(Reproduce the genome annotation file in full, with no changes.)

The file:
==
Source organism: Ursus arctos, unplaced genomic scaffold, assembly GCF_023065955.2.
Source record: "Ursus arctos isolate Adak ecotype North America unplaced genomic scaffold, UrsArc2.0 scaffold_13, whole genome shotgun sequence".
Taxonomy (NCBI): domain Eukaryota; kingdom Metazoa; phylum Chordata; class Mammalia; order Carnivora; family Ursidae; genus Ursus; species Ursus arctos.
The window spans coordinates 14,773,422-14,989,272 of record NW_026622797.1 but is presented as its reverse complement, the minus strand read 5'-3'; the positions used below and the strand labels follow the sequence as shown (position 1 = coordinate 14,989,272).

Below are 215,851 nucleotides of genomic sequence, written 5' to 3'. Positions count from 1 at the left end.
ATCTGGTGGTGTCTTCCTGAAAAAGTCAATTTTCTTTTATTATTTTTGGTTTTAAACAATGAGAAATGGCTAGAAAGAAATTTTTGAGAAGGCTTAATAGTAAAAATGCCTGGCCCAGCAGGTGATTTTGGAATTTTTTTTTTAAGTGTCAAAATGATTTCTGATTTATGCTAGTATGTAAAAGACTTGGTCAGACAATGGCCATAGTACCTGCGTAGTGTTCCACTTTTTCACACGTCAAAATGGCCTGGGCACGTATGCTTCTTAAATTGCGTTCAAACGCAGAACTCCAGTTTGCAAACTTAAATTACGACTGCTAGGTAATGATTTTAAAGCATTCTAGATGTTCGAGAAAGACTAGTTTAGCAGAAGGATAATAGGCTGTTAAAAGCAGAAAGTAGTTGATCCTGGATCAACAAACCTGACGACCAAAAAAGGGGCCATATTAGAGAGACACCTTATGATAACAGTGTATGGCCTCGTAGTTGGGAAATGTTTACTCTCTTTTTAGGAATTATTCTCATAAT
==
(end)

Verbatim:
Source organism: Ursus arctos, unplaced genomic scaffold, assembly GCF_023065955.2.
Source record: "Ursus arctos isolate Adak ecotype North America unplaced genomic scaffold, UrsArc2.0 scaffold_13, whole genome shotgun sequence".
Taxonomy (NCBI): domain Eukaryota; kingdom Metazoa; phylum Chordata; class Mammalia; order Carnivora; family Ursidae; genus Ursus; species Ursus arctos.
The window spans coordinates 14,773,422-14,989,272 of record NW_026622797.1 but is presented as its reverse complement, the minus strand read 5'-3'; the positions used below and the strand labels follow the sequence as shown (position 1 = coordinate 14,989,272).

Below are 215,851 nucleotides of genomic sequence, written 5' to 3'. Positions count from 1 at the left end.
ATCTGGTGGTGTCTTCCTGAAAAAGTCAATTTTCTTTTATTATTTTTGGTTTTAAACAATGAGAAATGGCTAGAAAGAAATTTTTGAGAAGGCTTAATAGTAAAAATGCCTGGCCCAGCAGGTGATTTTGGAATTTTTTTTTTAAGTGTCAAAATGATTTCTGATTTATGCTAGTATGTAAAAGACTTGGTCAGACAATGGCCATAGTACCTGCGTAGTGTTCCACTTTTTCACACGTCAAAATGGCCTGGGCACGTATGCTTCTTAAATTGCGTTCAAACGCAGAACTCCAGTTTGCAAACTTAAATTACGACTGCTAGGTAATGATTTTAAAGCATTCTAGATGTTCGAGAAAGACTAGTTTAGCAGAAGGATAATAGGCTGTTAAAAGCAGAAAGTAGTTGATCCTGGATCAACAAACCTGACGACCAAAAAAGGGGCCATATTAGAGAGACACCTTATGATAACAGTGTATGGCCTCGTAGTTGGGAAATGTTTACTCTCTTTTTAGGAATTATTCTCATAAT